<b>Bonhams June 8:</b> Lot 44. ARIOSTO, LUDOVICO. 1474-1533. Orlando Furioso in English Heroical Verse, by John Haringto[n]. [London: Richard Field, 1591.] US$ 70,000-90,000.
    <b>Bonhams June 8:</b> Lot 183. HARRISON, William Henry. Document Signed AS PRESIDENT ("W.H. Harrison"). US$ 40,000-60,000.
    <b>Bonhams June 8:</b> Lot 116. <br>ALI, MUHAMMAD. B.1942. U.S. Passport Signed ("Muhammad Ali") Twice, [Dublin, July 19, 1972].<br>US$ 25,000-35,000.
    <b>Bonhams June 8:</b> Lot 52. Bible In English. [Mearne, Samuel, binder.] The Holy Bible containing the bookes of the Old & New Testament. US$ 25,000-35,000.
    <b>Bonhams June 8:</b> Lot 130. EARHART, Amelia. 1897-1937. Archive of material on the purchase and outfitting of Earhart's Lockheed Electra 10e. US$ 15,000-20,000.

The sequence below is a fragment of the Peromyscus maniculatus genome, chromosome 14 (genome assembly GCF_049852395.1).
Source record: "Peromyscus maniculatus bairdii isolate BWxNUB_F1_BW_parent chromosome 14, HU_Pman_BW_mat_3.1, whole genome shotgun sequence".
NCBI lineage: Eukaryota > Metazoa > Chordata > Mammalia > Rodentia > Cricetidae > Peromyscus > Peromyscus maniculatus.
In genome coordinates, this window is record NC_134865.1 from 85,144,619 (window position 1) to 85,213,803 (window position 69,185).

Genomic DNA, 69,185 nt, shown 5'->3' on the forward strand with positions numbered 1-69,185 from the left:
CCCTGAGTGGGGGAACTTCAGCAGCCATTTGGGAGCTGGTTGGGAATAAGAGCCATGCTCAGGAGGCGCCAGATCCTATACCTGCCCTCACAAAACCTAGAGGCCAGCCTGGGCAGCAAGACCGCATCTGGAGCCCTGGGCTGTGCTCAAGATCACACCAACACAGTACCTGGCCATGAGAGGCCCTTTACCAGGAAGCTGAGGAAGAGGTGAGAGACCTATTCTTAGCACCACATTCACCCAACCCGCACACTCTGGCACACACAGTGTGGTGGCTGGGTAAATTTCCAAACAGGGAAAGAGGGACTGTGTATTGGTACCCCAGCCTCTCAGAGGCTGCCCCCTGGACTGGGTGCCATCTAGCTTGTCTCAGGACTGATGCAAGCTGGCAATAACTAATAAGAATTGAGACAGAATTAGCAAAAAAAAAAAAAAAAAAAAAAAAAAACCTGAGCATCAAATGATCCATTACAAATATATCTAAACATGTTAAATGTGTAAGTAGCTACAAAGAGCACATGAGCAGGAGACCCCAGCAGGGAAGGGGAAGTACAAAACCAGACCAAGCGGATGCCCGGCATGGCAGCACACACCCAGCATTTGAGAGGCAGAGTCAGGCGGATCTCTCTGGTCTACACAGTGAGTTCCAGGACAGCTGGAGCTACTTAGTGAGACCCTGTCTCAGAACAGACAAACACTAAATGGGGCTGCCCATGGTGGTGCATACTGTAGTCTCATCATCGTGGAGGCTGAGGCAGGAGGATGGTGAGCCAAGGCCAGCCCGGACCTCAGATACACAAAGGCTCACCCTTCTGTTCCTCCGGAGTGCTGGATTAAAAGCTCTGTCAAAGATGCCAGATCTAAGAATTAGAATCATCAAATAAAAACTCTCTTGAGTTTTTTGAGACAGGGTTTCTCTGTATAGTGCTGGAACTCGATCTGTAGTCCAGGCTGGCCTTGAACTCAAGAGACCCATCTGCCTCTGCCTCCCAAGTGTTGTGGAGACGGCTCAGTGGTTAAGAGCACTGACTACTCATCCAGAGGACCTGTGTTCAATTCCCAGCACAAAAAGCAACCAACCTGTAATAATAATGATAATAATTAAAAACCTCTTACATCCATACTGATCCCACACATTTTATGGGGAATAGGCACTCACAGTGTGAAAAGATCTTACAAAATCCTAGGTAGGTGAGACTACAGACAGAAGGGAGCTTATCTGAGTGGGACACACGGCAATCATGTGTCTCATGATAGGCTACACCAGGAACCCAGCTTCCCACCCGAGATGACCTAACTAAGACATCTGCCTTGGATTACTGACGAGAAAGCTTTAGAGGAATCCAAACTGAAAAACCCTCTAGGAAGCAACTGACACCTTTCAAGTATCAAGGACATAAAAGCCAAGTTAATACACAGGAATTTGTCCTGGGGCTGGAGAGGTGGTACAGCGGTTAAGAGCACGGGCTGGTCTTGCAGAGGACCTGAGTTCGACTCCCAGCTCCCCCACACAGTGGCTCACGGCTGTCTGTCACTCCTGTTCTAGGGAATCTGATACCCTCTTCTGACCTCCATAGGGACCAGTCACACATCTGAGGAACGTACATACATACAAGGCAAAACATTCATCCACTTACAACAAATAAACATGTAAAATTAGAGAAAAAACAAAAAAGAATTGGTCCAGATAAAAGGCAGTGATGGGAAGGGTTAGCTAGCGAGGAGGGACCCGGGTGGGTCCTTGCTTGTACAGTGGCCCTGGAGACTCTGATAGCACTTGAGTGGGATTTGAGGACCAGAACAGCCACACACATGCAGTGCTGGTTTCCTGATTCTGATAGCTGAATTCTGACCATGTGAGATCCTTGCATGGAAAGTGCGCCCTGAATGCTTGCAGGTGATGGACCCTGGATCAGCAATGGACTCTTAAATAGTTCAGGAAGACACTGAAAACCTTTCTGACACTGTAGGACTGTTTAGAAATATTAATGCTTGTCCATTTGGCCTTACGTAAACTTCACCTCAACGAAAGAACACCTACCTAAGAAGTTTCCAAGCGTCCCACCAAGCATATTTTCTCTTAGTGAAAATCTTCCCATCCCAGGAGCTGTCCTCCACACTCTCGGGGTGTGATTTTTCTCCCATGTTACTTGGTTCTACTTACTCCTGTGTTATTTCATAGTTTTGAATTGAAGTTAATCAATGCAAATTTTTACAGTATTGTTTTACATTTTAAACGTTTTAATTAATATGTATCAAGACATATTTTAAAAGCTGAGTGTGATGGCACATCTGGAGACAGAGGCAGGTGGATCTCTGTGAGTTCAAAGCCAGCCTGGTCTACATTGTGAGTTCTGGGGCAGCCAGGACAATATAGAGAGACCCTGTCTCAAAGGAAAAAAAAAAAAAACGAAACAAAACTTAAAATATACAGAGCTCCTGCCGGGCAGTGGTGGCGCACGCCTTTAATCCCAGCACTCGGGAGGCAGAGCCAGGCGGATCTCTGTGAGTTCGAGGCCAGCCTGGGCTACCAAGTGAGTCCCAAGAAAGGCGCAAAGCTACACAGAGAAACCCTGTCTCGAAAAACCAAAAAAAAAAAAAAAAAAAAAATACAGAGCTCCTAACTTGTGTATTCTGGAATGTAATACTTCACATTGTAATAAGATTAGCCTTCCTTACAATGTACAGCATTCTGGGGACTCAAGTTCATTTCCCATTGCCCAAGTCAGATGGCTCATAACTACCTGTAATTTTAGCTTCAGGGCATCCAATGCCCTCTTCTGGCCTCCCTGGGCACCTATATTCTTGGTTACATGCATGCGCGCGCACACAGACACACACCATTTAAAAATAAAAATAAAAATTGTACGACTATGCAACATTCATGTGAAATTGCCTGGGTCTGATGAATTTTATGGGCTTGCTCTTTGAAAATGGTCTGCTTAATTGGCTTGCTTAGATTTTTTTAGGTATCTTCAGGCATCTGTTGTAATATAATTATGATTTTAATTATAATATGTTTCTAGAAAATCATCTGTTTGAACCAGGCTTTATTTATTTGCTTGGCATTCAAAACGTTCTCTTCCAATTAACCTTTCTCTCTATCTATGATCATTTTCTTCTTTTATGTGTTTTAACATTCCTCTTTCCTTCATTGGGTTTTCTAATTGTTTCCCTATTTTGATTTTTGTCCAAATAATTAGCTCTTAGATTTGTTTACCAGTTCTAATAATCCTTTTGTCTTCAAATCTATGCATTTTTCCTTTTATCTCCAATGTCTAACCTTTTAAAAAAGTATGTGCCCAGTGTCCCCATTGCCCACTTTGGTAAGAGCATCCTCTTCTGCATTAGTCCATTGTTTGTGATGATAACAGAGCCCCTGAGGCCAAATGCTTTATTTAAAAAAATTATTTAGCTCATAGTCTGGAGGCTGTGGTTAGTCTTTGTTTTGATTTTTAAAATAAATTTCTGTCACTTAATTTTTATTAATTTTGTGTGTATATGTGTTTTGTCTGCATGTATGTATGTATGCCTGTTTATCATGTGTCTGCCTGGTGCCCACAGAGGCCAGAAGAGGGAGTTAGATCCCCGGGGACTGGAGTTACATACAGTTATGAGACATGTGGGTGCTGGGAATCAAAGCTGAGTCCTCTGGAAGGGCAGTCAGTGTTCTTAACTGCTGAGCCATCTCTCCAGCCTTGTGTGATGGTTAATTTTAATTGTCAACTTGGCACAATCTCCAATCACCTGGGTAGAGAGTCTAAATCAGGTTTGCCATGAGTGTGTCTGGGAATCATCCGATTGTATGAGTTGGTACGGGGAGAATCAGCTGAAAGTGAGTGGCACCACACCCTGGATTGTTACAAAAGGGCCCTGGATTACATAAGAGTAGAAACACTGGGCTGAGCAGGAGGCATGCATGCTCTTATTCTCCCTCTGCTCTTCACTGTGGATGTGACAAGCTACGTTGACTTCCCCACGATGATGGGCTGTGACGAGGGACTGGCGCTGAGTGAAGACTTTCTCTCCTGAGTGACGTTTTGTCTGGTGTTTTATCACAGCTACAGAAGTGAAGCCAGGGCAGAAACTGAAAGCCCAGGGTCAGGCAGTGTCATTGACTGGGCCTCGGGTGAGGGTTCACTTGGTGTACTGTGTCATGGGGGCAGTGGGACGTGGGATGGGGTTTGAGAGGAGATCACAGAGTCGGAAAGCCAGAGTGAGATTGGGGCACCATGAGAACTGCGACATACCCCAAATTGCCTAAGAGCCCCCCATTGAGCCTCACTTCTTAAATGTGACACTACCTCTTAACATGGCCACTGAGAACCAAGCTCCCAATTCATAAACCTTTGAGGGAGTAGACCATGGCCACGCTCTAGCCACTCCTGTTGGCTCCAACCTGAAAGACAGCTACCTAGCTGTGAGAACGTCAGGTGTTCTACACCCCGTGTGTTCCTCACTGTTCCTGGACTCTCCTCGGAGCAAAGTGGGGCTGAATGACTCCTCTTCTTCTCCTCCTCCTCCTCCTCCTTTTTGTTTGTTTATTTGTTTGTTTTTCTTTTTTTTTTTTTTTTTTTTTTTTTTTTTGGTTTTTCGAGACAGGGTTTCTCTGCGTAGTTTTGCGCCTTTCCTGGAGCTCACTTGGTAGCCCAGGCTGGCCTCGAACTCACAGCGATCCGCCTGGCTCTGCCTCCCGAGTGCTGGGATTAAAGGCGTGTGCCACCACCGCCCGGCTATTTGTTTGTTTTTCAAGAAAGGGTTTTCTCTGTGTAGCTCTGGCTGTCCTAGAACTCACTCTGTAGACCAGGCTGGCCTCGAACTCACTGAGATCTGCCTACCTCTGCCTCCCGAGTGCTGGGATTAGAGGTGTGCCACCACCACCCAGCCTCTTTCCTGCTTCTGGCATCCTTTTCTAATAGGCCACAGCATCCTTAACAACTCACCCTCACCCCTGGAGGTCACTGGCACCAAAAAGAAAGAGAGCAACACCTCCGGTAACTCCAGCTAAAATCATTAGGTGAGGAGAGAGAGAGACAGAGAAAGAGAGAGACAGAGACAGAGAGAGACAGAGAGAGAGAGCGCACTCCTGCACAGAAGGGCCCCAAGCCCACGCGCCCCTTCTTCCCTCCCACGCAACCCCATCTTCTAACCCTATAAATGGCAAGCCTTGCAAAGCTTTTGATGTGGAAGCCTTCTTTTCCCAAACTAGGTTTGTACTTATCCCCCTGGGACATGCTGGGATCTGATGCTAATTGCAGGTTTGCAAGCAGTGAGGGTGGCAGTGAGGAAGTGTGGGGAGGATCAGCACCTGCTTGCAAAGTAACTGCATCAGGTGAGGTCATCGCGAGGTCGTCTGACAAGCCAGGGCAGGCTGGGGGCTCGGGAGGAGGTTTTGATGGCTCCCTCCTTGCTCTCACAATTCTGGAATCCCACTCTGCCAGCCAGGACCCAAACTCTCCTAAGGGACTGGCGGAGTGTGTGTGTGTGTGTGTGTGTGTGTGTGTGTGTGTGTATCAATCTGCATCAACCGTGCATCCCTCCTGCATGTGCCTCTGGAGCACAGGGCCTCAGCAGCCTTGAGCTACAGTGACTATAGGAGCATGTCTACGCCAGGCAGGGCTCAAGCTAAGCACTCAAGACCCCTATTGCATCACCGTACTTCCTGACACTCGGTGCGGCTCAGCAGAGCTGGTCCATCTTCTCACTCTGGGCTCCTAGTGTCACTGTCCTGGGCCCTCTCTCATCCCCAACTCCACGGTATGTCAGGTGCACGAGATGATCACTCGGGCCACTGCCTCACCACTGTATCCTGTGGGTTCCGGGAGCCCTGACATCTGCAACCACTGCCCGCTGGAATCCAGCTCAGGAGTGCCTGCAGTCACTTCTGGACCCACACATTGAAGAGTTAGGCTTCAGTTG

<b>Bonhams June 8:</b> Lot 85. BURTON, Virginia Lee. 1909-1968. The Little House. Boston: Houghton Mifflin, 1942. US$ 15,000-20,000.
    <b>Bonhams London June 15.</b> Lot 68. CAMERON (Julia Margaret) Kate Keown [No. 5 Of Series of Twelve Lifesized Heads], [1866]. <br>£30,000-50,000.
    <b>Bonhams London June 15.</b> Lot 98. Karl Marx. Das Kapital. Kritik der politischen Oekonomie... Erster Band, FIRST EDITION, 1867.<br>£80,000-120,000.
    <b>Bonhams London June 15.</b> Lot 111. Isaac Newton Autograph manuscript, in English, headed "The Question stated about abstaining from blood". £50,000-70,000.
    <b>Bonhams London June 15.</b> Lot 112. Nobel Prize for discovering isotopes in stable elements, awarded to F.W. Aston in 1922. £200,000-400,000.
    <b>Bonhams London June 15.</b> Lot 140. Kay Nielsen (Prince Bismarck discovering the soldier), 1913. £15,000-20,000.
  • <b>American History: Live Salesroom Auction, June 10, 10:00 AM ET</b>
    <b>Cowans June 10:</b> Lot 5. The Confederate Blockade Runner <i>CSS Colonel Lamb at Sea</i>, 1864, by Samuel Walters. Est $60000-$80000.
    <b>Cowans June 10:</b> Lot 140. Brevet Brigadier General James H. Kidd, 6th Michigan Cavalry, Exceptional Collection. Est Est $80000-$100000.